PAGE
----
A couple of weeks ago I received a google alert for Elgin, Illinois. I get them several times a week, and usually read them, then delete them. This one, however, I not only read and saved, but I took action that I don’t regret.
The alert was about an author, Phyllis Zimbler Miller, who grew up in Elgin. I’d not heard of the author, but found her on a site I’d been to before, The Author’s Den. I sent her a message, telling her I was pleased to see that Elgin produced talented people and that I’d also grown up there. I also found her on twitter and found her weblogs. In fact, this woman is all over the Internet.
I added her to my twitter feed and we exchanged a couple of twits and messages on The Author’s Den. She offered to send me her book to read and review here. I accepted, so here we are.
I have to admit, when I looked at the cover of the book and read the blurb on the back, I was a little worried that I was not going to like it. After all, I was a knee-jerk anti-war teenager (and am a more thoughtful anti-war middle-aged woman). Why on earth would the story of four vastly different women who happened to be married to budding army Lieutenants in the 1970’s interest me in the slightest?
I was mistaken. Mrs. Lieutenant was an interesting read. It kept my interest and I came away from it more enlightened about life of military folk during the Viet Nam war. The book has romance, drama, drama, sex, and conflict. I cared about the characters and hated a couple of them. What more could I ask for?
The premise of the book is that four young women from different US cultures are thrown together for a couple of months on a military base while their husbands complete some needed training. Although backgrounds and pasts differ, their futures seem to all hold at least one near-definite: the possibility of their husband’s going to, and possibly dying, in Viet Nam.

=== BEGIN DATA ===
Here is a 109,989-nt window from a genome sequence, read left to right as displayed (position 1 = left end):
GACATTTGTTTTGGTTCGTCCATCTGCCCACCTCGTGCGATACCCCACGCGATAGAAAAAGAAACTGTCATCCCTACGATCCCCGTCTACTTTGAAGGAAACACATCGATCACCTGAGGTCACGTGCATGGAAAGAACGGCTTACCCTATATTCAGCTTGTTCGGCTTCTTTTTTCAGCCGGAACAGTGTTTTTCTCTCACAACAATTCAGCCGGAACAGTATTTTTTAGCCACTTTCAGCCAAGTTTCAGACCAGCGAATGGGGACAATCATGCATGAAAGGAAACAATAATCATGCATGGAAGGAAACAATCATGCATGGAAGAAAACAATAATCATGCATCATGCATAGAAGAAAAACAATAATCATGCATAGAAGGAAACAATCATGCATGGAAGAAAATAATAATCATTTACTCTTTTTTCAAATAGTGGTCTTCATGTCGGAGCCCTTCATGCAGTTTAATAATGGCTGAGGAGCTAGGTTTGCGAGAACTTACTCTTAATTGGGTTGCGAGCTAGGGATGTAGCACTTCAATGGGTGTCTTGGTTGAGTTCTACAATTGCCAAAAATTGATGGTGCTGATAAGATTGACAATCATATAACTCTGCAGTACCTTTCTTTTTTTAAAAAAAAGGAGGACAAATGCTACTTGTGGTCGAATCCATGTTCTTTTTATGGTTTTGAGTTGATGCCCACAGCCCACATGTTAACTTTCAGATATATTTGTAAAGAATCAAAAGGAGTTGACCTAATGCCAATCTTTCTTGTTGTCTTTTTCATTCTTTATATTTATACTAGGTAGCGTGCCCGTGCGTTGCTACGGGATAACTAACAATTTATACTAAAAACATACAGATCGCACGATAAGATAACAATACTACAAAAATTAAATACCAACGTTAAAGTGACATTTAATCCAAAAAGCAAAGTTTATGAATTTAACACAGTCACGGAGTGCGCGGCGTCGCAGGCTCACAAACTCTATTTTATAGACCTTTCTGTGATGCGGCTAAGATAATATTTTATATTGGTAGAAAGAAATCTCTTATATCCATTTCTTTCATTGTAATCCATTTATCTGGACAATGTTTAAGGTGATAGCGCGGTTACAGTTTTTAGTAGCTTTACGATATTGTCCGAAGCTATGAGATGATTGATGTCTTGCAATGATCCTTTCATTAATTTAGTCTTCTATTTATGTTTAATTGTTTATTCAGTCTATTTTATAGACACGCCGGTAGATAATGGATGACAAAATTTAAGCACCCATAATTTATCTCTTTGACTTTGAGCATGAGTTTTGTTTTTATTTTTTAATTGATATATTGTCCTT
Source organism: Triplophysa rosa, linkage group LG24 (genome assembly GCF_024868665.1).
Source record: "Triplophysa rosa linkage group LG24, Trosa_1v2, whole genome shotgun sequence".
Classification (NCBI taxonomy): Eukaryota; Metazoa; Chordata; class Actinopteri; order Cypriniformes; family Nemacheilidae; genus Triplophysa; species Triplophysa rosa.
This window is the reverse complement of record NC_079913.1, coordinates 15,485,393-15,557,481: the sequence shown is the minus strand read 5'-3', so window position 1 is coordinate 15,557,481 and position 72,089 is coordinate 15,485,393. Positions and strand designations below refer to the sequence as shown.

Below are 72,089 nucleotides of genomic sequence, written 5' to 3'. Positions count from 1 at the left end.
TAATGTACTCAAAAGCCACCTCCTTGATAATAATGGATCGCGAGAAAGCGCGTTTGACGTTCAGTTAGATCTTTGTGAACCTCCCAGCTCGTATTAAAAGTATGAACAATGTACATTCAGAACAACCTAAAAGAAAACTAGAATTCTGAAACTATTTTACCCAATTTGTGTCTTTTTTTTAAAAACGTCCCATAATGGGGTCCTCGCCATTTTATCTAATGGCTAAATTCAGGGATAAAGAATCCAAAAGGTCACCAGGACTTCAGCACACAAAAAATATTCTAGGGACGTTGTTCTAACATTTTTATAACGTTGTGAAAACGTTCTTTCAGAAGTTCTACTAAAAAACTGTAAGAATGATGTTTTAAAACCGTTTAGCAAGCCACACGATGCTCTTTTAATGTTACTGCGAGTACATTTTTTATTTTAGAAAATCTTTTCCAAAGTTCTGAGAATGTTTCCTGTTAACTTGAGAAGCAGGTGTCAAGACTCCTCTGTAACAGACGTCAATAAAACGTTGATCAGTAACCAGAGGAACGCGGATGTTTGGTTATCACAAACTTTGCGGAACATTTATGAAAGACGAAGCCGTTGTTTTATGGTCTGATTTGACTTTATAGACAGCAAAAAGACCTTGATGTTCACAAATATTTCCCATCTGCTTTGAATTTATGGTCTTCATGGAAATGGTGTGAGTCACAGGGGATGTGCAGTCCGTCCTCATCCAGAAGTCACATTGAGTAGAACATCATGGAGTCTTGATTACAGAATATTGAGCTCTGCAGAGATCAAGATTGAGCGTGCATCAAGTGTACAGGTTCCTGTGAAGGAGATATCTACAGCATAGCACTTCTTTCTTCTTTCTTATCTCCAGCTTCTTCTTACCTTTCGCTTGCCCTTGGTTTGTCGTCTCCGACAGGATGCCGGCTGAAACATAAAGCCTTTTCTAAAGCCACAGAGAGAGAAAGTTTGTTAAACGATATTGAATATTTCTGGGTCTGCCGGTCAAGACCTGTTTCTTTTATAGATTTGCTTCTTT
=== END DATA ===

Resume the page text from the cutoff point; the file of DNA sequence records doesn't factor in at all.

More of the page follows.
Sharon Gold, the main character, is a Jewish anti-war protester from Chicago, Illinois. Donna is a Puerto Rican married to an “Anglo”. Kim is a white woman from South Carolina who doesn’t like Jews, Puerto Ricans or Blacks. Wendy is a sheltered Black woman from South Carolina.
While I believed the tension between Kim and the other women, I had a hard time understanding the tension that Sharon felt. Maybe I’m too young to remember tension between Jews and non-Jews, or perhaps I’ve lived in a community with a lot of Jewish culture for so long. Although, I do admit to not knowing anyone Jewish in my hometown until I got to high school, but it never seemed to be an issue — in fact I might have known them, just didn’t know they were Jewish.
I think this book might even appeal more to women that lived that life — even if they lived it during other wars, or during times of peace (have we actually had those?)
While Ms Zimbler Miller’s writing style occasionally felt awkward (possibly because she was writing in language of the 1970s), there were some spots of brilliant writing:
“Don’t lie to me. I know you were with a man.”
Jim’s face flushes with the ugliest shade of purple she’s ever seen. His eyes will pop out of his face any minute, landing at her feet and rolling away, becoming marbles for Squeaky to chase.
She sinks to the floor as her knees fold under her. “I swear Jim, I swear on my sister’s life, that I was home all day alone. That I was not with another man today, or ever before, or ever in the future.” The tears plop onto her hands.
He stides down the hall. In a moment he’s back.
He has the gun!
“I’ll kill you if you’re ever with another man. I promise you, Kim, I’ll kill you.”
So, as I told Ms Zimbler Miller in my first message — it’s great to see that Elgin, Illinois produced people with her talent. She spent time at the very same library I did as a young child — perhaps we read the same books.
I’m sending this book to my Aunt Ginny, who went to high school with Ms Zimbler Miller. I think she’ll even get more out of it than I did.